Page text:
How did you get into radio?

Let’s go way back. As long as I can remember, there have been two things that fascinate me more than anything else: drums and radio. I tell people that I don’t remember life before drums because my dad started teaching me the basics of groove at such an early age. Maybe 4 or so? I always knew I would make a living doing one or the other. As a kid living in Reilly Springs with two older sisters, we spent a lot of time playing “house,” playing outside, making funny home video skits, and utilizing our imagination to keep ourselves entertained. That’s what we did back in the day, kiddos. Not stay glued to our iPads or phones. (Okay I’m sounding like an old geezer) In the mid and late 90s, the only cool tech toys we had were radios and cassette recorders. I found some cassettes laying around and discovered that I could emulate what I was hearing on the radio, so I decided to start recording radio shows on “J-E-R-K Radio.” As a kid I didn’t understand that call letters started with either a “K” or a “W,” but I knew they had four letters. You’ve got to find a way to put your initials in everything. There’s the “J.” The “E,” “R,” and “K” are self explanatory. A typical JERK radio program would consist of some songs I was into at the time, my takes on the latest Rangers game or Longhorns football, and anything else a young kid is into at the time. When I wasn’t “on air” on JERK, I was sitting in front of our living room tv watching the Rangers broadcast on KTXA 21 (luckily we got that channel on antenna!) and imitating what the announcers were saying. I even had the headset, sound board, the whole shebang. This is what I was made to do and I was blessed to find out at an early age. I was going to be on the radio: either drumming on a hit song or talking about and playing them.



Why do you love radio?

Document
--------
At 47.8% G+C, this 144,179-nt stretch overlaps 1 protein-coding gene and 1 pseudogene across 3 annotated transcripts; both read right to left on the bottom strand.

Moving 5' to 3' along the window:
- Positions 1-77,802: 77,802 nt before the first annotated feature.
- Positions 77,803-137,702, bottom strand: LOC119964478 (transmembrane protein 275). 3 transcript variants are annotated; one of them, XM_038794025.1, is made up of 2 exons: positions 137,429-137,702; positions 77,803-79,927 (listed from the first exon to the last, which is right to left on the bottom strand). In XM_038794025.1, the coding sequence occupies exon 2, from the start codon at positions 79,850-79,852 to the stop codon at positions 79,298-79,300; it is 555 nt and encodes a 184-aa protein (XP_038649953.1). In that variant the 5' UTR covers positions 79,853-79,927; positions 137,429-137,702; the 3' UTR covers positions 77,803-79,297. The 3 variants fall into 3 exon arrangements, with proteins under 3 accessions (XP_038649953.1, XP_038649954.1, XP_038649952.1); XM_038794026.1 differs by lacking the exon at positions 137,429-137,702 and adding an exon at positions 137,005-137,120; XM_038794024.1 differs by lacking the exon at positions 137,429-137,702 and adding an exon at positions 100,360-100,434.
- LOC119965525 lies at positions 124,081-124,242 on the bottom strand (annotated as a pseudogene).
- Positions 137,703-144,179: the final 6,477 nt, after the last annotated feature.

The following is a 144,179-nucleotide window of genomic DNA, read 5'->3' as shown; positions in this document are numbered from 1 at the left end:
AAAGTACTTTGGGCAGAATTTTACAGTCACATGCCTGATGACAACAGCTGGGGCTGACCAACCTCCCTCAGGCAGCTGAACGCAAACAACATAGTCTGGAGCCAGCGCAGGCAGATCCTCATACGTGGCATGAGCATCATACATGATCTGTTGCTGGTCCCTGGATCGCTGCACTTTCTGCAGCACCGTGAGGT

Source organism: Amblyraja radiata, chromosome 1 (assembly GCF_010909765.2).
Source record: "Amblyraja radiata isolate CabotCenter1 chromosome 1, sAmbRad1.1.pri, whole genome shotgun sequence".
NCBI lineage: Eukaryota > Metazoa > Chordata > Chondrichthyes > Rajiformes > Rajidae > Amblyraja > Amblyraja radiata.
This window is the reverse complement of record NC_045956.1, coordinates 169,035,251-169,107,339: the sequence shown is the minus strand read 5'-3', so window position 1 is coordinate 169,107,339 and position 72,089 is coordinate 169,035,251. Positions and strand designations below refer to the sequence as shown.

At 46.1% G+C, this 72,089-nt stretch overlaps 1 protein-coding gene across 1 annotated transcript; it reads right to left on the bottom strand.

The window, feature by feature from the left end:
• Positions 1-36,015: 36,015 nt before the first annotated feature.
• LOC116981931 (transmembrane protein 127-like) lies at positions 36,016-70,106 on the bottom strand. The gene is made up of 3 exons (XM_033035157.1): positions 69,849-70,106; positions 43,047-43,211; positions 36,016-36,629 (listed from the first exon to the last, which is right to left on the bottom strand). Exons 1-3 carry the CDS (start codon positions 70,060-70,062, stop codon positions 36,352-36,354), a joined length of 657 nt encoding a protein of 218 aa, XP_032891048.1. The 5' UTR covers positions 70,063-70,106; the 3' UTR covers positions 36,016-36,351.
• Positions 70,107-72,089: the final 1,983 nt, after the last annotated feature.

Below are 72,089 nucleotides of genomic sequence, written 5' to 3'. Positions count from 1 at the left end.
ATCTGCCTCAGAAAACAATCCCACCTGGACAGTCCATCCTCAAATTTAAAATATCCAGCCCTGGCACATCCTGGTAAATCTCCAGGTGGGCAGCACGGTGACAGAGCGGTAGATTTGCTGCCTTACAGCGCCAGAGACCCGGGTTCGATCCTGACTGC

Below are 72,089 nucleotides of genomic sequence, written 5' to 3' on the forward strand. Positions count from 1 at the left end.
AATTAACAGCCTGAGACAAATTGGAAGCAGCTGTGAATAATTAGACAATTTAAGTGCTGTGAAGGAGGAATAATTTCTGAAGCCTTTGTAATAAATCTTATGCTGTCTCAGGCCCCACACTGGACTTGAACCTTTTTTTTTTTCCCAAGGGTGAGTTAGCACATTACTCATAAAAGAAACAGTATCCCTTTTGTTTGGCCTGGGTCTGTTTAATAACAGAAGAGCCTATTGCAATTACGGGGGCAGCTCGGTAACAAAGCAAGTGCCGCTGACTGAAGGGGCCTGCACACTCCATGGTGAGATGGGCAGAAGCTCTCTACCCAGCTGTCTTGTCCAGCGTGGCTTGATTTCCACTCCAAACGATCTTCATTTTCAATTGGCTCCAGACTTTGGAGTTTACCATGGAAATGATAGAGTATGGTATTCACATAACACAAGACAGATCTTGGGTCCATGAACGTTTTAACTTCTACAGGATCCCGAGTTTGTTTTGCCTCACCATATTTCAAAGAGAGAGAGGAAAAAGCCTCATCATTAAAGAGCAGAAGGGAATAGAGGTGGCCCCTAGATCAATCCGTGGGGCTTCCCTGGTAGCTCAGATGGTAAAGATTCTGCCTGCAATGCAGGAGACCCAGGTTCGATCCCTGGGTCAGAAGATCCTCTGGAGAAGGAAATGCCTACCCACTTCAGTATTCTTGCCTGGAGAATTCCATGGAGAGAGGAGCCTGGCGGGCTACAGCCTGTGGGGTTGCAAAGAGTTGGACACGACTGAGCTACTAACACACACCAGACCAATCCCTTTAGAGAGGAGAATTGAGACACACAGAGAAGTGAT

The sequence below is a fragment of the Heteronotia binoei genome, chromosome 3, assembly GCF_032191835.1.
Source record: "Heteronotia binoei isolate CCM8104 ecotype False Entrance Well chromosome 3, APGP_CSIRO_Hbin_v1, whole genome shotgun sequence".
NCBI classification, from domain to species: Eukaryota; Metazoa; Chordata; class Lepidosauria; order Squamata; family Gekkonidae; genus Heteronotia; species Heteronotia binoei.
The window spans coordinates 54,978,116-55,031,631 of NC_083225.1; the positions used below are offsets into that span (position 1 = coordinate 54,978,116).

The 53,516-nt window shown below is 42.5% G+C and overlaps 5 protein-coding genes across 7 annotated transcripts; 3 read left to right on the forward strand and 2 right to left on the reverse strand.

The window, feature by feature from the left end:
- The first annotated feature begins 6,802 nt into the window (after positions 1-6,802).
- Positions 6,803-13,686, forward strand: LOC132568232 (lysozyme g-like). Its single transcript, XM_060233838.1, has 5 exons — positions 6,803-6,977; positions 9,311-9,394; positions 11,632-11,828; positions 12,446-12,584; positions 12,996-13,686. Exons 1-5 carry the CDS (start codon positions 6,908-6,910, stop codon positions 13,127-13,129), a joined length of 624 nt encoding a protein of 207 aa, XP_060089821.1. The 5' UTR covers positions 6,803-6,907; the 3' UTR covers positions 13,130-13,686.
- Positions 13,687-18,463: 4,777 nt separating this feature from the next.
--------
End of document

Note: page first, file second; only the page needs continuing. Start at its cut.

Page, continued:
Radio is NOT dead. You listen to it at some point every day. In the car, at your office, while you’re shopping or eating. Radio isn’t going anywhere. Streaming services and satellite radio have offered new forms of audio media, but you’ll turn your radio on at some point. News, weather, sports, your favorite songs, they all live on that radio dial and they’re all LIVE. Especially when it comes to local, small town radio. Every morning when you turn on your station of choice, that friendly voice is a person from the same area with a similar background. Although you may never put a face to that voice, that voice appreciates every ear that’s giving up time of their day to listen. Our goal in radio is to please the audience. Before we open our mic we think “Will you enjoy this bit? Will you dig this song? Do you need to hear this information?” It’s all about you! As a radio host, I get to have a one-on-one conversation with hundreds of people at once. How cool is that?! That is why I love radio. And that is why radio will always be the BEST audio medium. Radio is never going to die.


Tell us about your afternoon show.

I am honored and humbled to have the opportunity to host the Big Ol’ Morning Show with legendary broadcaster Dave Kirkpatrick. The show is very young and green. We’re working out kinks every day, but we’re getting to do it with the greatest radio audience in Northeast Texas! Every single person who tunes into Star 95.9 is just as important to this station as the people pushing the buttons on the other side. We’re all in this adventure together and I can’t wait to see what lies down the road. Catch ya tomorrow morning, bright and early!